Amidst allegations of rampant, deliberate overcharging stemming from mislabeling on prepared foods products, Whole Foods Market took to the offensive against New York’s Department of Consumer Affairs (DCA), claiming that the bureau's inspectors “have not provided evidence to back up their demands nor have they requested any additional information from us, but instead have taken this to the media to coerce us."
First reported in the New York Daily News, the Department’s claims drew regional (and ultimately national) attention after commissioner Julia Menin suggested that investigators within her department had potentially uncovered food labels featuring “the worst case of mislabeling they have seen in their careers."
In documents made available to the public following its initial investigation, the DCA allegedly tested 80 different package types and found they all featured mislabeled weights, adding that 89 percent of the tested packages were incongruous with federal statutes for the maximum amount "that an individual package can deviate from the actual weight." Commissioner Menin continued, “"the overcharges were especially prevalent in packages that had been labeled with exactly the same weight when it would be practically impossible for all of the packages to weigh the same amount. These products included nuts and other snack products (flavored almonds, pecan panko and corn nuts), berries, vegetables, and seafood."
It remains unclear what effect the discovery may have had on consumer confidence in the company, as Whole Foods Markets’ stock continued to trade at $40.35/share in the days following the announcement (a fairly negligible drop of 0.86% in value entering the week). NBC’s widely-popular financial analyst Jim Cramer, of “Mad Money,” recently argued that the company’s largest basis for steady revenue was their prepared foods department, which provided restaurant-grade food at grocery-store prices. It would stand to reason that the latest allegations would undermine the very bedrock of that revenue stream.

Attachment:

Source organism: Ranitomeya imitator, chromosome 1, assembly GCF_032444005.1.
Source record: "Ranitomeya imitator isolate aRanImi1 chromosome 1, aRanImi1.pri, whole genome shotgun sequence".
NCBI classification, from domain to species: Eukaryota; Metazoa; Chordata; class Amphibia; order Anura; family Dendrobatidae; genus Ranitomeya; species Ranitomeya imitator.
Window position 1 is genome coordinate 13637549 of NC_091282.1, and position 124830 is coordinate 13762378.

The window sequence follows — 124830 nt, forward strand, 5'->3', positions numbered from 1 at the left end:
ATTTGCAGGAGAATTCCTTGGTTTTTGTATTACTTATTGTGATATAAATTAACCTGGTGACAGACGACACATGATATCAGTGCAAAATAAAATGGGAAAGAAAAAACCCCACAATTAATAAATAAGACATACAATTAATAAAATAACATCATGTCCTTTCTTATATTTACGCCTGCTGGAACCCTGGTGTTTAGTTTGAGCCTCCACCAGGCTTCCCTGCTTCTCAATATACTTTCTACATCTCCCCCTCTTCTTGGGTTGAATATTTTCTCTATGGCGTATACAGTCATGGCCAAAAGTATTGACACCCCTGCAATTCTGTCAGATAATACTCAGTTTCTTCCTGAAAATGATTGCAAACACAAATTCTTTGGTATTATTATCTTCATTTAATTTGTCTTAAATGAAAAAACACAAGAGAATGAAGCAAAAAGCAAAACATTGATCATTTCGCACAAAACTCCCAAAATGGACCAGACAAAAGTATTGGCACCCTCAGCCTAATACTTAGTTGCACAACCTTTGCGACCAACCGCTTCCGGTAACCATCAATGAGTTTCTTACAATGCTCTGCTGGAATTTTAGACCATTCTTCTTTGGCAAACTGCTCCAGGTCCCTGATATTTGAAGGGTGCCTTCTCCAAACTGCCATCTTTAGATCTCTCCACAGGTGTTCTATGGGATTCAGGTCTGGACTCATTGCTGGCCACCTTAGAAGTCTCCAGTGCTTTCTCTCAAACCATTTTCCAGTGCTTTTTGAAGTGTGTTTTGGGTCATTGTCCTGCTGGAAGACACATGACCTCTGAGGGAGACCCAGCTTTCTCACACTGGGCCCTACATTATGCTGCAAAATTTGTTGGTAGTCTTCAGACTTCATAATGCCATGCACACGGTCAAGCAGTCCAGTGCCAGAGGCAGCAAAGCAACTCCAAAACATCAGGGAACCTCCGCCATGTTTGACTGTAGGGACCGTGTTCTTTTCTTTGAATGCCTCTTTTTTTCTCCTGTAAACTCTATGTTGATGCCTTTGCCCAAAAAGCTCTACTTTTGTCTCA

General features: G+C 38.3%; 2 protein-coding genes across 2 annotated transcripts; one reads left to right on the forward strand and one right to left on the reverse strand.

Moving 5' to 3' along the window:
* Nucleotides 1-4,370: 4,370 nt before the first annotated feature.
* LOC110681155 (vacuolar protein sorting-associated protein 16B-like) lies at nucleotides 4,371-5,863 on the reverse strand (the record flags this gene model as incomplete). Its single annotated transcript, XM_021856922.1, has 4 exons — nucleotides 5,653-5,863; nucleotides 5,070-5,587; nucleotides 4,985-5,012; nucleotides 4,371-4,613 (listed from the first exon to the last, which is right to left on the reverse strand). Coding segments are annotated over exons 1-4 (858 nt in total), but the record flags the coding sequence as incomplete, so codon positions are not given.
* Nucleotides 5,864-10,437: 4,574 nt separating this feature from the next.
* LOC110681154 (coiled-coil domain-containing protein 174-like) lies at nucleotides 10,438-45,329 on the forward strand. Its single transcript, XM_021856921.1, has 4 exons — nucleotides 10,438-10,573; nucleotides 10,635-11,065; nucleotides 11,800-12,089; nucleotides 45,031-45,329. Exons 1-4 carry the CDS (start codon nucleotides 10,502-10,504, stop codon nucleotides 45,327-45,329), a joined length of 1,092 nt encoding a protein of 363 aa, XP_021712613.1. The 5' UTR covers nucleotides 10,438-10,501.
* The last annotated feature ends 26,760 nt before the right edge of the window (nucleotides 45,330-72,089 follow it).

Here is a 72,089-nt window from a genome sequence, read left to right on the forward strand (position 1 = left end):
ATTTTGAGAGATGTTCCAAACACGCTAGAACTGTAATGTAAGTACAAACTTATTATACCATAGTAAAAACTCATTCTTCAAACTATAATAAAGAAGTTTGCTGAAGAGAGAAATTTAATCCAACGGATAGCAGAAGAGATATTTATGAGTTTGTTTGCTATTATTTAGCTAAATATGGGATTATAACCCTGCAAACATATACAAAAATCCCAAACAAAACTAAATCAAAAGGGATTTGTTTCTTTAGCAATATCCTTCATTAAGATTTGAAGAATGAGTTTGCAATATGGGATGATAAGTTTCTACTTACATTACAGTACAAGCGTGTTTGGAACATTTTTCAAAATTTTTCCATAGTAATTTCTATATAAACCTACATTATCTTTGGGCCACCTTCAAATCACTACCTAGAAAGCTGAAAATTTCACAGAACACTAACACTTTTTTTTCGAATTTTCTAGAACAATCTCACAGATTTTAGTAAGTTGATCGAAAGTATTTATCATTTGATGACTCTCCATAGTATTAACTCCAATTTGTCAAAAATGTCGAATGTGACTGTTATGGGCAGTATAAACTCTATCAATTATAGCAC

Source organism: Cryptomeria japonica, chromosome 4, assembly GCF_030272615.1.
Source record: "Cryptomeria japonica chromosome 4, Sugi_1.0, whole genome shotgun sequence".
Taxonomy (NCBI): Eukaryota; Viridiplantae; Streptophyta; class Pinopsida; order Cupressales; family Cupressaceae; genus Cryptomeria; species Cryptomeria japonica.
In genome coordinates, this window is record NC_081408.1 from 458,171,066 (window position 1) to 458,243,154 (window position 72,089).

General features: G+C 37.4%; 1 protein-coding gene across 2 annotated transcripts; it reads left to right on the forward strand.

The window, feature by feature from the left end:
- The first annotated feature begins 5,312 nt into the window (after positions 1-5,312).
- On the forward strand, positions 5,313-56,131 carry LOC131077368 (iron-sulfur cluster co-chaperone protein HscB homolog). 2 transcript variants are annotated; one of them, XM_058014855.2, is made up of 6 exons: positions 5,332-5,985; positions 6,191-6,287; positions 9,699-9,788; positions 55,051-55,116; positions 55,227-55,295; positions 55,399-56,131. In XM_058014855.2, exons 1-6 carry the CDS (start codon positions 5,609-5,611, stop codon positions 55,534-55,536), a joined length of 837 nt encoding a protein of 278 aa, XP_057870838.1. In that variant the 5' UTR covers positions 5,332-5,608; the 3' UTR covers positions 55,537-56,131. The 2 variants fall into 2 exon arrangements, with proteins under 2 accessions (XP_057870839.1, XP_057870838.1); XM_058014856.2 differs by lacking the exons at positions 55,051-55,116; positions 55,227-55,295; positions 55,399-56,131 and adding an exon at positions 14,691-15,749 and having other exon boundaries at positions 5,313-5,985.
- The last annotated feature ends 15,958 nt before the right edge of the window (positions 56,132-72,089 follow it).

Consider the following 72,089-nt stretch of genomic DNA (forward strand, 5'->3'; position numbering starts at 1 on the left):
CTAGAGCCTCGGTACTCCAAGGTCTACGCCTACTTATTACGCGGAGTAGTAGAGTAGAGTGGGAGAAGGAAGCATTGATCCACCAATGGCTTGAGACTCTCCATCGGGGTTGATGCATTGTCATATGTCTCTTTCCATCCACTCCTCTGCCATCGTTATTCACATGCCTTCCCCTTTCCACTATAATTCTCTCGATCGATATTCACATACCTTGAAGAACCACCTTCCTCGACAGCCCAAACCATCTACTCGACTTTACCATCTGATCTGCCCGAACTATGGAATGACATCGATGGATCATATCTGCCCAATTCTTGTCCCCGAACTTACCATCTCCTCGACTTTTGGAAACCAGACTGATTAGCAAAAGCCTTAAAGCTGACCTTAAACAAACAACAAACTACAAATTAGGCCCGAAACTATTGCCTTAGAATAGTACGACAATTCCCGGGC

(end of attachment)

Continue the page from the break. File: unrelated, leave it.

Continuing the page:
Falsely labeling a prepared-foods package in New York State carries an initial fine of up to $950 with supplemental fines as high as $1,700 for each additional infraction. Given the volume of charges against them, Whole Foods Market could be facing a significant payout to New York State.
The Food and Drug Administration provides universal guidelines as to the methodology of scaling and advertising food weights, to wit: “Only the quantity of food in the container or package is stated in the net quantity statement. Do not include the weight of the container, or wrappers and packing materials. To determine the net weight, subtract the average weight of the empty container, lid and any wrappers and packing materials from the average weight of the container when filled with food.”
Fair and proper measuring of foods sold to consumers is of immense importance. In violating the FDA’s standards for presentation of food labels, food manufacturers and retailers fail to uphold their end of a vital relationship in the United States: that between consumers and commerce.
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Last modified on Thursday, 02 July 2015 16:08